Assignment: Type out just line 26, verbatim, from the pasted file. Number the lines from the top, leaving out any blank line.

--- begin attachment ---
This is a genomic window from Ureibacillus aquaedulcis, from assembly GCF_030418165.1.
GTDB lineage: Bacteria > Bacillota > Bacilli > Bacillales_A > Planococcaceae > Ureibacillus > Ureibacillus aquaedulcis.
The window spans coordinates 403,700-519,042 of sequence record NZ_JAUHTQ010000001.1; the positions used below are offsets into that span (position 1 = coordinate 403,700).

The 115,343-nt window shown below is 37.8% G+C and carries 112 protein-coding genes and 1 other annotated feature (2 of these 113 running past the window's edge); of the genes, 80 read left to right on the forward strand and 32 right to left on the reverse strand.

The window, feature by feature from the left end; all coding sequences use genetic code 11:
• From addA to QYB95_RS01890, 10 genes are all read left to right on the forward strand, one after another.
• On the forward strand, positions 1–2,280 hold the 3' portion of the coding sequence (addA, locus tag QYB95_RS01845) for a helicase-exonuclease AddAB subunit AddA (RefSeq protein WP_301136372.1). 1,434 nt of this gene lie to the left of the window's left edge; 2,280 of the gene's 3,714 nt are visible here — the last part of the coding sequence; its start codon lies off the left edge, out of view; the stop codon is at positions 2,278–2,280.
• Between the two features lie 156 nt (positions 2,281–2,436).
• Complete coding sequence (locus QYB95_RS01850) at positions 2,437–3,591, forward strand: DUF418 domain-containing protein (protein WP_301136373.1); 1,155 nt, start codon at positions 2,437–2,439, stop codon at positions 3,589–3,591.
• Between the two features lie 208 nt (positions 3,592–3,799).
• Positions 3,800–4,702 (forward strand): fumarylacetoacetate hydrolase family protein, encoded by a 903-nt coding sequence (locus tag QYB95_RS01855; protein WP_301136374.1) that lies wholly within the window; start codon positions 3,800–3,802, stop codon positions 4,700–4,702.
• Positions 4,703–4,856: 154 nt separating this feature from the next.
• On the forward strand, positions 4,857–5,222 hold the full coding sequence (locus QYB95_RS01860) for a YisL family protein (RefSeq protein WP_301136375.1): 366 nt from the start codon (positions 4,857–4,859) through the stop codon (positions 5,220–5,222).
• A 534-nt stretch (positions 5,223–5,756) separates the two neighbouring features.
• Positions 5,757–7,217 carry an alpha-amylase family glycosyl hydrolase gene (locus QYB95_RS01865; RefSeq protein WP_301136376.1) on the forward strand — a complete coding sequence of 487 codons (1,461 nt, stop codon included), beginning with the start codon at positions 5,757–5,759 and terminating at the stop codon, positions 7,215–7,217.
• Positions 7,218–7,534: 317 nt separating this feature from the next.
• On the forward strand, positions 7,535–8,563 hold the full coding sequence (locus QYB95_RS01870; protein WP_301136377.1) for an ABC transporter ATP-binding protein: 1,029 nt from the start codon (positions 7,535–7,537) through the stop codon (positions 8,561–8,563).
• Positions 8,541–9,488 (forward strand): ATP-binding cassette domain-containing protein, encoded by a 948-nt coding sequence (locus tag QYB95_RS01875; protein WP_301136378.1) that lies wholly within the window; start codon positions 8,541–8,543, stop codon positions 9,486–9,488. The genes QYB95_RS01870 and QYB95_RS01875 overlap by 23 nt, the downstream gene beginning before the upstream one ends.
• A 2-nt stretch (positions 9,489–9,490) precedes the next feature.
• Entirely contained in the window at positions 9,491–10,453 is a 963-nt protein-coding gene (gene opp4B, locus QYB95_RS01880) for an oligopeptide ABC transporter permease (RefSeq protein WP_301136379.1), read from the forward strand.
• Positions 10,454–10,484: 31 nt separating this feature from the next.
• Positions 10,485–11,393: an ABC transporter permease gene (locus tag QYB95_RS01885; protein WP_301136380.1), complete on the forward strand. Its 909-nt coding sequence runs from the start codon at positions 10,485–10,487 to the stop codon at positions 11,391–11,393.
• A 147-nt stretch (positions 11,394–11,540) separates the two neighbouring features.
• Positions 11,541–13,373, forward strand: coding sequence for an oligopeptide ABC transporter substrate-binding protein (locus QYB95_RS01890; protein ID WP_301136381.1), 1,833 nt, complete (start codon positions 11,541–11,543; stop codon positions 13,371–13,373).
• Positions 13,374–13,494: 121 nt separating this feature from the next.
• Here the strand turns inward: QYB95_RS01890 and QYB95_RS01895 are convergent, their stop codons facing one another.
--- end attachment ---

• Here the strand turns inward: QYB95_RS01890 and QYB95_RS01895 are convergent, their stop codons facing one another.